YPS Magazine

ISSUE: 2014, Volume 11, Issue 1

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Adventures in Acts: part 2

by Jeremy Singer, Bridge of Weir, Scotland

What happened at Pentecost?

Events that took place on the day of Pentecost in Acts chapter 2 are unique and unrepeatable. In this article, we explore how Pentecost is: (1) a fulfilment; (2) a birthday; and (3) an empowering. Today, we must be aware of the significance of Pentecost and realize these blessings for ourselves.

 

Pentecost is a Fulfilment

On the evening before His crucifixion, the Lord Jesus is in the Upper Room with His disciples. He explains that He is going away and promises to send ‘another comforter’, John 14. 16. The Lord Jesus refers to the coming of the Spirit many times on this occasion, John 13-17. The nervous and confused disciples are expecting comfort and understanding when the Spirit comes.

 

Moments before His triumphant ascension, the Lord Jesus is on the mountain with His disciples. He gives them authority to preach the good news, Luke 24. 47, but how will they acquire the necessary power? He tells them to wait in Jerusalem for the Holy Spirit, so that they can be  ‘clothed with power’, v. 49 ESV.

 

As the Spirit arrives on the day of Pentecost, the disciples thankfully recognize that the Lord Jesus has fulfilled His promise. He is God, who ‘cannot lie’, Titus 1. 2 – He always keeps His promises.

 

Pentecost is more than a fulfilment of the Lord’s promise; it is also the realization of an Old Testament picture. The feasts of Jehovah in Leviticus chapter 23 are a symbolic timeline of God’s programme through the ages. If Passover speaks of Christ’s death, and Firstfruits of His resurrection, then Pentecost speaks of the beginning of the rewards for His sorrows. ‘He shall see of the travail of his soul, and shall be satisfied’, Isa. 53. 11. At the feast of Pentecost in the Old Testament, grain from the early harvest was used to make bread – two loaves – reminding us of Jew and Gentile united together in the church. We are the beginning of Christ’s reward from Calvary, which will eventually encompass the whole universe.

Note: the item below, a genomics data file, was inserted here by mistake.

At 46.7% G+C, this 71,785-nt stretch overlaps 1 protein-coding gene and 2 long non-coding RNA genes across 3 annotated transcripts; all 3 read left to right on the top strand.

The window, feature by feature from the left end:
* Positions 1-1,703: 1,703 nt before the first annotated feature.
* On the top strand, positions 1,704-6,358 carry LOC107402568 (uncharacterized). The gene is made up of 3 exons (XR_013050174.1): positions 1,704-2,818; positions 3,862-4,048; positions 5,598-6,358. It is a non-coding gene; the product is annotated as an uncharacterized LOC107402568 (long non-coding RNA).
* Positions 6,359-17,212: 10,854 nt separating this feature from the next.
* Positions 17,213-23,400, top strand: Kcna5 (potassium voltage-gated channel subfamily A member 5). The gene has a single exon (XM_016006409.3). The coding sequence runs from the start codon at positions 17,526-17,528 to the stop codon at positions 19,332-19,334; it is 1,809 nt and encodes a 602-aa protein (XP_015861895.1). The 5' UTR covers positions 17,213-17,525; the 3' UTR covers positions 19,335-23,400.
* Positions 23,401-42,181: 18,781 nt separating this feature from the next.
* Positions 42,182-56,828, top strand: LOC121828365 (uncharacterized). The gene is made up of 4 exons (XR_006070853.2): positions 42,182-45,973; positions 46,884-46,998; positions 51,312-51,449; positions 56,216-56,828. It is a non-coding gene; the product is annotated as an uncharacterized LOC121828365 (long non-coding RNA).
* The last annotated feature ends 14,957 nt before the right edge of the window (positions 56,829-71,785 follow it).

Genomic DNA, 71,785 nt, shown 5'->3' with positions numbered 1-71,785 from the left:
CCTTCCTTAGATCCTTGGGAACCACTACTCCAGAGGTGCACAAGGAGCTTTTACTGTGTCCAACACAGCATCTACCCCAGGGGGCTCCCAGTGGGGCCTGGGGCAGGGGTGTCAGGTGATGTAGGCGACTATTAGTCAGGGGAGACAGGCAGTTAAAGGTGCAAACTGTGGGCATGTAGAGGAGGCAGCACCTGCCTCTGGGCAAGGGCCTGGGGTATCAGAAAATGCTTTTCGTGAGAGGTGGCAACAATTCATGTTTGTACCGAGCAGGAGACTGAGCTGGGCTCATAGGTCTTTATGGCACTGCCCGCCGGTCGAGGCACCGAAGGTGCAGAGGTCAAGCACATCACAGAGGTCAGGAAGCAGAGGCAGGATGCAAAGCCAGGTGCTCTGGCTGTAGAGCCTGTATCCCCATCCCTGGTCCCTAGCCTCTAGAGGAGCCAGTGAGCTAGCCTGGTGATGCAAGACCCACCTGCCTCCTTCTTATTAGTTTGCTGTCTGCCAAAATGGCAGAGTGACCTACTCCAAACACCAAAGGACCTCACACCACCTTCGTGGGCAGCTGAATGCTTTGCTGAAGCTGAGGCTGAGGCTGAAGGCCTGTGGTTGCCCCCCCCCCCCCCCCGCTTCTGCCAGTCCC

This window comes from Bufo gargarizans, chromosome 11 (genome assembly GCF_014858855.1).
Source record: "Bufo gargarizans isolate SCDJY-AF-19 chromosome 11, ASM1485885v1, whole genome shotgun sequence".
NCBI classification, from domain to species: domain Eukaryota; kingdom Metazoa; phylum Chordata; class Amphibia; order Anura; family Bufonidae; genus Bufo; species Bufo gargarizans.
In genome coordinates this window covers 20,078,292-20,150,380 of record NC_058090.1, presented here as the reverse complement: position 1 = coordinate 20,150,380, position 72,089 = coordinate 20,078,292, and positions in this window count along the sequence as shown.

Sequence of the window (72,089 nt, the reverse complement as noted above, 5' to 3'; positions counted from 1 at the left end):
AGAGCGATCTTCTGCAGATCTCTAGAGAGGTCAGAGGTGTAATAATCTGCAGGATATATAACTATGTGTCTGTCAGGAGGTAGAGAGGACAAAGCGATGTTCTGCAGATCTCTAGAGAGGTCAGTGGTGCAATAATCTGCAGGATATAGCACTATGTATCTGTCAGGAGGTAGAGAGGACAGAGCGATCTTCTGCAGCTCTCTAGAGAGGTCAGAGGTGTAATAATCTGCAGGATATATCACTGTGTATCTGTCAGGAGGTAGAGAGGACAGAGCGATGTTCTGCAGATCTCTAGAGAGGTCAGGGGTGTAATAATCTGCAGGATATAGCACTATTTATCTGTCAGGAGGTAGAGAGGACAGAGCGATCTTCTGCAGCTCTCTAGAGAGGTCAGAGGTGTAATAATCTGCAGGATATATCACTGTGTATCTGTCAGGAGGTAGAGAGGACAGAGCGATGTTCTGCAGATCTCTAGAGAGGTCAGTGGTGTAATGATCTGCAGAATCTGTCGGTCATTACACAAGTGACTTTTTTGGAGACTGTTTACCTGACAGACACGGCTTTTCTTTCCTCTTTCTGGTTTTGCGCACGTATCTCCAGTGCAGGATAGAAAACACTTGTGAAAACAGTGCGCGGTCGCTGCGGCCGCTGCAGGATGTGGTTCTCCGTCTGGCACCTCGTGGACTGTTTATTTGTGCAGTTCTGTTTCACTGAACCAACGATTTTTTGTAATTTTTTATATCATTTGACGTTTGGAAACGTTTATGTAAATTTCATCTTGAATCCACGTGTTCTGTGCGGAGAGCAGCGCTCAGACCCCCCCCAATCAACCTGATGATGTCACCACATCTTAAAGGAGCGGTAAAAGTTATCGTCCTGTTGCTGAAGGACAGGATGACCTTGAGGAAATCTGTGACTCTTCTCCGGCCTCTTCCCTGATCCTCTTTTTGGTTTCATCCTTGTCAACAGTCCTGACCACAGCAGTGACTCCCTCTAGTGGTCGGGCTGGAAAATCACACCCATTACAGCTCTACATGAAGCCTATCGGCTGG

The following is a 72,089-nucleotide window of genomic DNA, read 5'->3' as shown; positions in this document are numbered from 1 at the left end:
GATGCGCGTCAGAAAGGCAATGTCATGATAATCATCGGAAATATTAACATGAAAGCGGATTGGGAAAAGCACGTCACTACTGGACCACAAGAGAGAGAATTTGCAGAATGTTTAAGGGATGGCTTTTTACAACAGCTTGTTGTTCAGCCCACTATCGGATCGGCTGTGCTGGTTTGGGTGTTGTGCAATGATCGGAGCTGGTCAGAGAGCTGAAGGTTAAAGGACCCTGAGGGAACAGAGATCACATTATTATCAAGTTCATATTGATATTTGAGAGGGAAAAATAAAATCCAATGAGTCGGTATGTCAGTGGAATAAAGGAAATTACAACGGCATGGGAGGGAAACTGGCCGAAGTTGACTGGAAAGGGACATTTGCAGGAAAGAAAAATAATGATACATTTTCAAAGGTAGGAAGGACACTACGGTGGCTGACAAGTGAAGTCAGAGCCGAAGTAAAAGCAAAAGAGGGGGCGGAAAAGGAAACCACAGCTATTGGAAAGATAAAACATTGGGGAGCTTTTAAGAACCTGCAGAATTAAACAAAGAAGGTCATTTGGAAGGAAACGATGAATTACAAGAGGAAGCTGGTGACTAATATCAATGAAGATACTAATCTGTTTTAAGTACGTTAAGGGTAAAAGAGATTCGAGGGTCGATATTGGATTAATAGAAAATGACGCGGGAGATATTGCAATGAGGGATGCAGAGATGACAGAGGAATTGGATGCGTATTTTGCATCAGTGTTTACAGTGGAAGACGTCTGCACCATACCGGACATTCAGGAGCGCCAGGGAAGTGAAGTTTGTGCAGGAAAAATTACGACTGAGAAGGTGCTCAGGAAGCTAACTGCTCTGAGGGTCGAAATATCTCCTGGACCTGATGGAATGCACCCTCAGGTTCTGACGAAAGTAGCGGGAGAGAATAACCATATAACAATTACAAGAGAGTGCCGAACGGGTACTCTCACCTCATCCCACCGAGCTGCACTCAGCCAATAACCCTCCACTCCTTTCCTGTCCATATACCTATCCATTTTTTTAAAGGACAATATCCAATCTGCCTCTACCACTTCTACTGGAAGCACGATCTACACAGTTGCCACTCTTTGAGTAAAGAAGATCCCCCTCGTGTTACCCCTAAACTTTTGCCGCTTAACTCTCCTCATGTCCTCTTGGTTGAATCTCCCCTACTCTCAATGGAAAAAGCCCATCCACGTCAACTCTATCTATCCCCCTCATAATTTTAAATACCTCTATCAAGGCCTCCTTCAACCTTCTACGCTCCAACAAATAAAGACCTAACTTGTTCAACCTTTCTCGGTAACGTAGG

Peter recognized that the events in Acts chapter 2 related to Old Testament prophecy, Joel 2. 28. Peter carefully stated that Pentecost is not the complete fulfilment of Joel – merely ‘this is that’, Acts 2. 16 – i.e., similar, but not all of it. Peter knew that Joel was predicting a moment when all Israel would know the Spirit outpoured upon them, causing them to mourn and repent for rejecting their Messiah, Zech. 12. 10.

 

Pentecost is a Birthday

The church was founded on the day of Pentecost. Individual believers are now united together into a corporate body. The Lord Jesus anticipated this moment when he told Peter, ‘I will build my church’, Matt. 16. 18. The building commenced on the day of Pentecost with the Spirit’s arrival. The believers were ‘all with one accord in one place’, Acts 2. 1. The Spirit filled the room in which they were gathered, so they were collectively immersed in the Spirit. This is the baptism described by Paul, 1 Cor. 12. 13. A baptism marks a new start: this Spirit-baptism marks the church’s beginning. Like other major events, there were aftershocks, e.g., Acts 11. 15, but these are reminders of the original event rather than repetition.

 

Pentecost is an Empowering

How did a few cowardly, uneducated peasants manage to ‘turn the world upside down’, Acts 17. 6? Christ’s resurrection gave them courage and the Spirit’s indwelling gave them power. 

The disciples became the Holy Spirit’s containers as He filled them. They became the Holy Spirit’s instruments, as He used them to bring about God’s purpose. The character of the Holy Spirit was seen in the lives of the disciples. The Spirit was seen as tongues on each person. The disciples spoke in tongues, to tell the ‘wonderful works of God’, Acts 2. 11. The Spirit came as fire. The disciples had a searching message that brought conviction to many, e.g., Acts 2. 37. Later, Paul had a discussion with Felix about ‘righteousness’, Acts 24. 25. This is precisely the convicting ministry of the Holy Spirit described by the Lord Jesus, John 16. 8.

 

Live in the Good of Pentecost

It has happened once; it will not happen again. Nevertheless, we can enjoy the benefits of Pentecost. We should rely on the Holy Spirit to give us comfort and insight into divine truth. We should enjoy fellowship with other Christians in the body of Christ. We should experience the Spirit-filling that produces a sanctified sensitivity to accomplish His work in the world.

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